Note: This is a guest post written by Joe Penny, a third year Geography student who has just returned from a year studying abroad in Sweden.
I stayed in Lund University in Sweden for a year under the Erasmus programme. Since returning I’m frequently asked: ‘What was it like? You must know. Where to go, places to see, places to avoid? What are the “real” Swedes like? What are their preferences?’ Numerous queries have asked about how expensive it must have been to survive there, with many ultimately asking, ‘What’s the price of a pint?’ – – the Big Mac Index for the Irish, surely. Well, to start with, if you want to get a taste for what Sweden is about: Fika! It’s said that, ‘When in Rome, do as the Romans do.’ The Swedes: they do “fika”. The Swedes love their coffee. They drink coffee together, almost ritually. For the Swedish ethnographer Renee Valeri, coffee “is the non-guilt ridden and neutral counterpart to alcohol, often playing the same role as the latter: stimulating, comforting and making us sociable and talkative – in short, it acts as a social lubricant” (Valeri,1996). If Swedes were going to have a house built, the first item on the contract would state what time and how many coffee breaks there would be. Coffee is the “beverage for work” (coffee with meat), for men “kaffekask” (kask means fortifier), for women kafferep (related to sewing-bee get together). Essentially the Swedes do fika like we in Ireland do the pub.
I carried my Irish world with me to Sweden. I’m a mature student from Maynooth University, a postmodern cartographer. I had worked in Norway and liked their ways – I’d eaten reindeer and regaled my Nordic comrades about my homeplace – Leixlip or in Irish Leim an Bhradain, Lhlaux Laup: the Leap of the Salmon. I told them how the Viking Norse had tried to vault the great white waterfall at Leixlip, only to remain in my place. Surely now the Swedes would see that I was the original Viking returning home. I was travelling from an Ireland in 2013, deep in austerity to the original Welfare State. I was looking forward to my stay in the Skane (pronounced scone-nah) Region of southern Sweden.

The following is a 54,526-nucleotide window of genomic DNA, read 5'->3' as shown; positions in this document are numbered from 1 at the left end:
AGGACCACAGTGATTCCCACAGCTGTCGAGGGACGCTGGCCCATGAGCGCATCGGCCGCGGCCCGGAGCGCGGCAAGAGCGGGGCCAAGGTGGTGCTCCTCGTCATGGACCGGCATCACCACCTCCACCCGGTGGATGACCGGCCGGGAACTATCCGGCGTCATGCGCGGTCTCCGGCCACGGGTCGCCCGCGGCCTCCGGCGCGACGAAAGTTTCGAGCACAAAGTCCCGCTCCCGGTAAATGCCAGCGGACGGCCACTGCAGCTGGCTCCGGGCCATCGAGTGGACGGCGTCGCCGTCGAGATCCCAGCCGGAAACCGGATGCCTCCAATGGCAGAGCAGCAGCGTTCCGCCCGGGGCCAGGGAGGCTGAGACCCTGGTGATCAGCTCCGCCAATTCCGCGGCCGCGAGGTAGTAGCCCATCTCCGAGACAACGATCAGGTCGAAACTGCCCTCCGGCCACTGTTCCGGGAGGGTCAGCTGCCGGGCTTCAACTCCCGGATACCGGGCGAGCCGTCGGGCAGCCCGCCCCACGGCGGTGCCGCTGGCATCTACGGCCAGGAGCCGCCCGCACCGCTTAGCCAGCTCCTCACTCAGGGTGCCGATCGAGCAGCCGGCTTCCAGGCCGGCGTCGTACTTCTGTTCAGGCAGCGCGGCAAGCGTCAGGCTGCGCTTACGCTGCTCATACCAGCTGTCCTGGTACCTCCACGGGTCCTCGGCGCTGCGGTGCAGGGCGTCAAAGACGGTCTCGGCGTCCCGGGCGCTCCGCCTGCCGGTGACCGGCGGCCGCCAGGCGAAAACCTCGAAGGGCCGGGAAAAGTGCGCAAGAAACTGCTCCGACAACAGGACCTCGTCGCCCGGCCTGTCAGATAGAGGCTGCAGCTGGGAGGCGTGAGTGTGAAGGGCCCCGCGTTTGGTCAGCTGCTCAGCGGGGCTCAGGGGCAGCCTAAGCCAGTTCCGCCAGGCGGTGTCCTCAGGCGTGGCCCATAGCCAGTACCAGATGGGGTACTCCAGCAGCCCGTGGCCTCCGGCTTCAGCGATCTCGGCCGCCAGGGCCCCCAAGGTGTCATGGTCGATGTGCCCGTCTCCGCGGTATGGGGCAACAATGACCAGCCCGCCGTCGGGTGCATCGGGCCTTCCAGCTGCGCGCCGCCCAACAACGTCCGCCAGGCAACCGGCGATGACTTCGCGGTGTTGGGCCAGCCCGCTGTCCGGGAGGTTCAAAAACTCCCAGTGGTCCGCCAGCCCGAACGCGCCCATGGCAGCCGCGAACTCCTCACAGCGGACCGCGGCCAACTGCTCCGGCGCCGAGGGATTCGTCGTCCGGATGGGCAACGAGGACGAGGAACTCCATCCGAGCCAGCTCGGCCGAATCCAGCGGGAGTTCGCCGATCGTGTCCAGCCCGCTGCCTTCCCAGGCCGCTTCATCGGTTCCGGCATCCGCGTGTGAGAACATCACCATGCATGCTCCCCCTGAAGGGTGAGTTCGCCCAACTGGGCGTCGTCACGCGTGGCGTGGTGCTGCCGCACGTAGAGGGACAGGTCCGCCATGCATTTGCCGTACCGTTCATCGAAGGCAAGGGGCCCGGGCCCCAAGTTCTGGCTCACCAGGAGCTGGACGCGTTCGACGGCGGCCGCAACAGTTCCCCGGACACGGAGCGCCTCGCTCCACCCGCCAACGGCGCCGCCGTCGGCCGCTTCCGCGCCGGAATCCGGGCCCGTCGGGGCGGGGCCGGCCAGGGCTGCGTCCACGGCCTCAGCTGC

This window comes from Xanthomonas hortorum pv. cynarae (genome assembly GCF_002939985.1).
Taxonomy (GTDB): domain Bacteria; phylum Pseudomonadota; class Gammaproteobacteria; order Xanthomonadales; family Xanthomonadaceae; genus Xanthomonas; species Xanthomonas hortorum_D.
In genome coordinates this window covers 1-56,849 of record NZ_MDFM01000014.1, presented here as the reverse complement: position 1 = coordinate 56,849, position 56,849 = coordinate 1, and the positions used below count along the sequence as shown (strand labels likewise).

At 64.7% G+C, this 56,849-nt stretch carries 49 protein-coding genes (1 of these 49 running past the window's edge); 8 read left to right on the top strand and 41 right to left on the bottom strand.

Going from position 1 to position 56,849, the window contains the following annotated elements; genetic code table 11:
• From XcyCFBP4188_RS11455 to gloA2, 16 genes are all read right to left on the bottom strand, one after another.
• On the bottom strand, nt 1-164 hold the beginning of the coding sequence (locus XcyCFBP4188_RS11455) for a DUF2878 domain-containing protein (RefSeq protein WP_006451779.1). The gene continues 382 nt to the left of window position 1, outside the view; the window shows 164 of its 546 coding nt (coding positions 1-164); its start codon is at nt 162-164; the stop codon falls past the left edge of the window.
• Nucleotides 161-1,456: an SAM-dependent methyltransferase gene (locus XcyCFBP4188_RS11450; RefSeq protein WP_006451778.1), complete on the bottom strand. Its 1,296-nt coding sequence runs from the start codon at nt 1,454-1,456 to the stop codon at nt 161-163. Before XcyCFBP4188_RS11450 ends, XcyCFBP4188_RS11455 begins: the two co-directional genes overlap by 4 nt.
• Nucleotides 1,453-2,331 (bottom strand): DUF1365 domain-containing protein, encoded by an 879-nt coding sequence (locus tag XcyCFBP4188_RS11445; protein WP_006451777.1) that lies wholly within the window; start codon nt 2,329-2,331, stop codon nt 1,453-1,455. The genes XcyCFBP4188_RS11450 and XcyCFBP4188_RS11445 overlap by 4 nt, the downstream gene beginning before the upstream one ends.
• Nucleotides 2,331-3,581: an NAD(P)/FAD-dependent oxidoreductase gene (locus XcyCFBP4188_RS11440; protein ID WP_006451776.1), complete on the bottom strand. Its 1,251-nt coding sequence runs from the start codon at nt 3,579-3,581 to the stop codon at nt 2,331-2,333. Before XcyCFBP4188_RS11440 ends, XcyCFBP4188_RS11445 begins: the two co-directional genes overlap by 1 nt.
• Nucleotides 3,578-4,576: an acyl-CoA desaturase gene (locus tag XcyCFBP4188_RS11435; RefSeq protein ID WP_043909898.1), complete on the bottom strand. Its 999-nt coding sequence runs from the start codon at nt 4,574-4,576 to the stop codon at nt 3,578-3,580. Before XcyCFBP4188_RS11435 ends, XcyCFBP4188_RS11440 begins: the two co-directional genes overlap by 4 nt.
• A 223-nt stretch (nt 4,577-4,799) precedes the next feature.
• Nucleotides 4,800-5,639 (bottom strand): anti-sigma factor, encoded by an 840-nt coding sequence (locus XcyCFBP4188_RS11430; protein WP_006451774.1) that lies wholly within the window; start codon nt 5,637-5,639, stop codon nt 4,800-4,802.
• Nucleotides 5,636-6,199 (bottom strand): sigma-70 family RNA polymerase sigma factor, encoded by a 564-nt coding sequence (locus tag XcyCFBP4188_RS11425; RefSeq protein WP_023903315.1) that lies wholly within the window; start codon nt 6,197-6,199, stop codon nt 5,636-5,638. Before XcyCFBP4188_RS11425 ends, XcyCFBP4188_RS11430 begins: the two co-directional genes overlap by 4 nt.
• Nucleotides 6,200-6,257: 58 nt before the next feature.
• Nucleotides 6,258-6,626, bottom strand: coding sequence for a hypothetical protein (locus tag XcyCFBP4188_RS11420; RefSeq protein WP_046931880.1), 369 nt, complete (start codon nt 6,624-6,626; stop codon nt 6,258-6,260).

My journey to Lund University involved a stop in Copenhagen Airport, before taking my onward train directly to Lund in Sweden. The train line from Denmark to Sweden crosses the Oresund Sound via the engineering wonder that is the Oresund Bridge. It has made a huge impact to the tourist, business and commuting public in the whole region. Lots of Swedes party in Copenhagen and the Danes in turn work and buy property in Sweden. Train travel times from Copenhagen to Lund are approximately 20 minutes.
On my arrival, Lund students dispensed helpful advice and directions about keys, accommodation and the free college taxi to my new home 3 kilometres away in Ostra Torn. The door to door journey had taken four hours, no problems. My student accommodation was kitted out in what could be described as ‘contemporary Ikea’. It comprised a bedroom and study area, kitchen, hallway and bathroom with the requisite mod cons with wooden floors throughout. Laundry facilities on site were only a few doors away. My new place was clean, modern and cosy. My packing had included skins and thermals for the expected temperature lows but it was obvious that the thermal insulation values were impressive – my front door was more an industrial freezer in design and my windows were triple glazed. The windows were large and did not necessarily come with curtains. The morning light, even in the Skane region of southern Sweden is marvellous. Coming from Ireland, the land of ‘the squinting Windows,’ I marvelled at the early sunrises and the lack of the lace curtain. You see, windows in Sweden are rarely dressed, so the inhabitants are on view, en-famille with crystal chandeliers or tea cosy lights a preference.